I've been afk for, it appears,...,
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free from subscription revenue at last:
I was just reading Matt Welch's latest column in Reason on the local newspapers hoping for some good news, then he said "...some cities are suddenly gaining not just one but two new dailies. Among them are Chicago..." Then I remembered why I stopped reading him. Presumably he's refering to Red Eye and Red Streak, subsidiaries to the Chicago Tribune and the Chicago Sun Times respectively: both of which are tabloids worthy of heaping mountains of derision unless all you want out of a daily is the latest celebrity gossip and some sports commentary. If and when they run an actual news story its run with only the most plablum, degrading coverage possible, in the style of celebrity gossip, and running far short of an American high school dropout's ability to analyze sports statistics. They're a little like the cable news in print that way. Niether of them - given the same advertisers, parent company, etc. - represents a particularly different editorial voice for the city of Chicago. They do represent a new marketing campaign to get "lazy" (meaning overworked) young people to read any news at all, I suppose. The only thing they're short of for a real renaissance in tabloid news are batboy escapades and a naked woman on page three.
:: posted by buermann @ 2005-05-16 11:50:29 CST |
Well, because you stopped reading you must have missed the part where I said: "Until now, this exciting model has produced little of journalistic note in the U.S." ...
The point is not that they're good, but that they have provided a viable new business model, onto which there is nothing to prevent you from grafting a good news organization.
posted by MattWelch
@ 2005-05-17 13:11:00 | link
Oi. True nuff. Apologies for at all suggesting that you thought they were noteworthy journalistically beyond merely noting them.
The standard leftist dogma would otherwise retort with something like: The constraints set by advertisers would limit the possibilities for good news organizations based on revenue from advertisers, such that one would expect new journals of any merit to have "politics that lean in the conservative direction of the three-year-old New York Sun", which isn't noteworthy except as a broadening of a general trend. Which pretty much excludes anybody with an anti-corporate agenda, e.g. me and my ilk.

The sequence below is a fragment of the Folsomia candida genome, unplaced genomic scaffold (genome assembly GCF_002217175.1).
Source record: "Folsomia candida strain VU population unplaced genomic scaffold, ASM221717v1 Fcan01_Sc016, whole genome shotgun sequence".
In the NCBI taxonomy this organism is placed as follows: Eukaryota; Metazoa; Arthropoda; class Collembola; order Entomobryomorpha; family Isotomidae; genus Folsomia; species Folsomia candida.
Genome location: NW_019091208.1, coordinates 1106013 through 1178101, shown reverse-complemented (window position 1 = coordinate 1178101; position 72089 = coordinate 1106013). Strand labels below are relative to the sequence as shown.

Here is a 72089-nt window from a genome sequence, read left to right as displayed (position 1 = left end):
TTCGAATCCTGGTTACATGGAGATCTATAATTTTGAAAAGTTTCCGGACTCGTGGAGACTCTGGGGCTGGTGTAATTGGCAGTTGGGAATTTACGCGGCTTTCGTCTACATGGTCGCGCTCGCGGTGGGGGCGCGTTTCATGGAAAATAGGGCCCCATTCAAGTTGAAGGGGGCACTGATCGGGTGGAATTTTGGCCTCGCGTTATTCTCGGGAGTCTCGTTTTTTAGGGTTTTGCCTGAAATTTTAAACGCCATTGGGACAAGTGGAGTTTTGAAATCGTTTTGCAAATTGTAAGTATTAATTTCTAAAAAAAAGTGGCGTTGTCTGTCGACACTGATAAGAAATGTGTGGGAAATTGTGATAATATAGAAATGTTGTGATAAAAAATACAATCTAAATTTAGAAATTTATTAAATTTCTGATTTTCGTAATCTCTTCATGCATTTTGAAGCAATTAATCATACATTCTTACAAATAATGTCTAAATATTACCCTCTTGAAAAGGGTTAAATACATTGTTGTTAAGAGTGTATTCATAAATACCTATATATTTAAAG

But who wants to write that shit over and over again, let alone read it?
posted by buermann
@ 2005-05-17 21:04:31 | link
I guess one way of looking at it is, can a daily newspaper do interesting work on a budget of $10 million a year. I contend that it can. The Nashville freebie, for example, spent its first 18 months not running a single wire story or syndicated column -- the 30 or so reporters had to go out every day and come back with tons of stories. Regardless of whether any changed the world, that's a lot of original local reporting that wasn't being done before.
I would have supposed by now that more of these things would have taken an expressly political, and therefore probably right of center, approach, but for the most part they've been apolitical. Anschutz, who is the person to watch in this space for the moment, means to inject politics into them, which I think is shrewd from a business standpoint, regardless of whether that matches up with my own agenda. But there is nothing preventing a Progressive-left micro-daily, which indeed could be pretty darned interesting. I forget what the politics were of the Berkeley Daily Planet; I don't think they're publishing daily any more, if at all....
posted by MattWelch
@ 2005-05-17 21:31:31 | link
I agree: a rebirth in the number of local papers doing interesting work would be pretty exciting. I did go through the last week of the Boston edition of the Metro, figuring this was a paper by Swedes, maybe even marxists, and very little of it wasn't from the AP wire. Like the new Chicago dailies only the wire reports aren't as abbreviated. That's kind of what I'd expect out of existing business models - lots of wire reports, little local coverage, and mostly room for advertising.
Is there a suddenly spurt in the number of local papers with local resources, and thankyou for the pointers, like the BDP (daily on Tu and Fr still) or the Nashville freebie (meaning the Nashville City Paper?)? Or are we mostly just seeing more wire service/mass produced content funded by cheap eyeballs that, if I were somehow ingeniously managing to keep up a local paper with my own journalists on $10M a year, I might be offended at being in any way compared to?
posted by buermann
@ 2005-05-18 11:03:24 | link